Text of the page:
Based on fasting insulin and glucose, several indices of insulin sensitivity have been developed in adults. Recently, it has been demonstrated that incorporation of the fasting free fatty acid (FFA) concentration improves the association with insulin sensitivity in adults. We investigated the association of clamp-derived insulin sensitivity with indices of insulin sensitivity derived from fasting blood in prepubertal children and adults, with and without incorporation of FFAs.
Design and methods
We studied 59 healthy adults and 29 of them are prepubertal children. We measured insulin sensitivity with the euglycemic–hyperinsulinemic clamp. Based on fasting insulin and glucose, we estimated insulin sensitivity with the homeostasis model assessment (HOMA), the quantitative insulin sensitivity check index (QUICKI), and the revised QUICKI after the incorporation of FFAs.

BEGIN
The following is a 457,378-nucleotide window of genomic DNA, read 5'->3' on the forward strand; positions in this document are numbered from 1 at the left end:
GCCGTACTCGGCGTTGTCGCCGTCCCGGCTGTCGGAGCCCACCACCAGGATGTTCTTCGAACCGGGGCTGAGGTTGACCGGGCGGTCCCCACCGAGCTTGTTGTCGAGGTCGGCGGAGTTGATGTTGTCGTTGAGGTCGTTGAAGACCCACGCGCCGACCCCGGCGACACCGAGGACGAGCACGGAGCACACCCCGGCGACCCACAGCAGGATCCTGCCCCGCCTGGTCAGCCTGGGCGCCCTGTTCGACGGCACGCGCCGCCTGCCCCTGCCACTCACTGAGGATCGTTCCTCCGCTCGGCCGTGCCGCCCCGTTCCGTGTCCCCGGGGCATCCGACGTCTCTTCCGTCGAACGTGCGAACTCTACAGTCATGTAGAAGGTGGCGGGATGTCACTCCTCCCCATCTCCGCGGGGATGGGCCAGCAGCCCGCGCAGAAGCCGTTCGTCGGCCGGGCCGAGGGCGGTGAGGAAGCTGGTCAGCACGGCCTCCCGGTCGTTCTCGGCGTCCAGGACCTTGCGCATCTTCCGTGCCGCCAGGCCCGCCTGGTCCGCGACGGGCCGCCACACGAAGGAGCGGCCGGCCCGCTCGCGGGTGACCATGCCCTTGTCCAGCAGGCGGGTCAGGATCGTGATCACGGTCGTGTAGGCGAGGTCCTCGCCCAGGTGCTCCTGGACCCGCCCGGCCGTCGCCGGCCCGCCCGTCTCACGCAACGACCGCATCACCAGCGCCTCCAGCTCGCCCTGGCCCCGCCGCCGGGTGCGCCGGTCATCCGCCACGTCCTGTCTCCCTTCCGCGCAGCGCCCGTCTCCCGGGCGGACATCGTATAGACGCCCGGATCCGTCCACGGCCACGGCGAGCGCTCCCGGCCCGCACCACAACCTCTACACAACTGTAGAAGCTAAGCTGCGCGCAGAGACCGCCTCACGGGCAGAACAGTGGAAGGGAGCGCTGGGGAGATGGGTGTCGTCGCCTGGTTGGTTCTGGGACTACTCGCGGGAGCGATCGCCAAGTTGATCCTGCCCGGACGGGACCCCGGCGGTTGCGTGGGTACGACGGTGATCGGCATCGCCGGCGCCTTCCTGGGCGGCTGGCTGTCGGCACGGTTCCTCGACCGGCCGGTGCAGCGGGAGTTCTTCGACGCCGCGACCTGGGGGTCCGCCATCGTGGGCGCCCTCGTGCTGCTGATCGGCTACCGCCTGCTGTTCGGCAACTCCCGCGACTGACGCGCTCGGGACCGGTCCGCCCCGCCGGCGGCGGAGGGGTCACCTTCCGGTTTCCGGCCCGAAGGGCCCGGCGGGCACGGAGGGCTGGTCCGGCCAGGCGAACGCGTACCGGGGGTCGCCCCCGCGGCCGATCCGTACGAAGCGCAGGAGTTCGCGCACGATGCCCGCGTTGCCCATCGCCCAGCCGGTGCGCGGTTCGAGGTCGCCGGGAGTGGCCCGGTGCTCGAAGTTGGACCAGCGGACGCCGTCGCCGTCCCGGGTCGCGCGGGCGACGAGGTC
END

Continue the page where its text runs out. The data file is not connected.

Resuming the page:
The associations of HOMA and QUICKI with clamp-derived insulin sensitivity in children (r=−0.55 and 0.54 respectively; P<0.01) were similar to those in adults (r=−0.54 and 0.53 respectively; P<0.01). However, incorporation of FFAs into the QUICKI model resulted in an increase in the association in adults, but not in children (r=0.68 and 0.48 respectively; P<0.01). Adding FFA levels to a regression model with glucose and insulin as independent variables resulted in an increase in the explained variance in clamp-derived insulin sensitivity in adults, but not in children (P value 0.004 in adults and 0.3 in children).
HOMA and QUICKI are associated with clamp-derived insulin sensitivity in both children and adults. Incorporating fasting levels of FFAs into the QUICKI model improves the association with clamp-derived insulin sensitivity in adults, but not in children.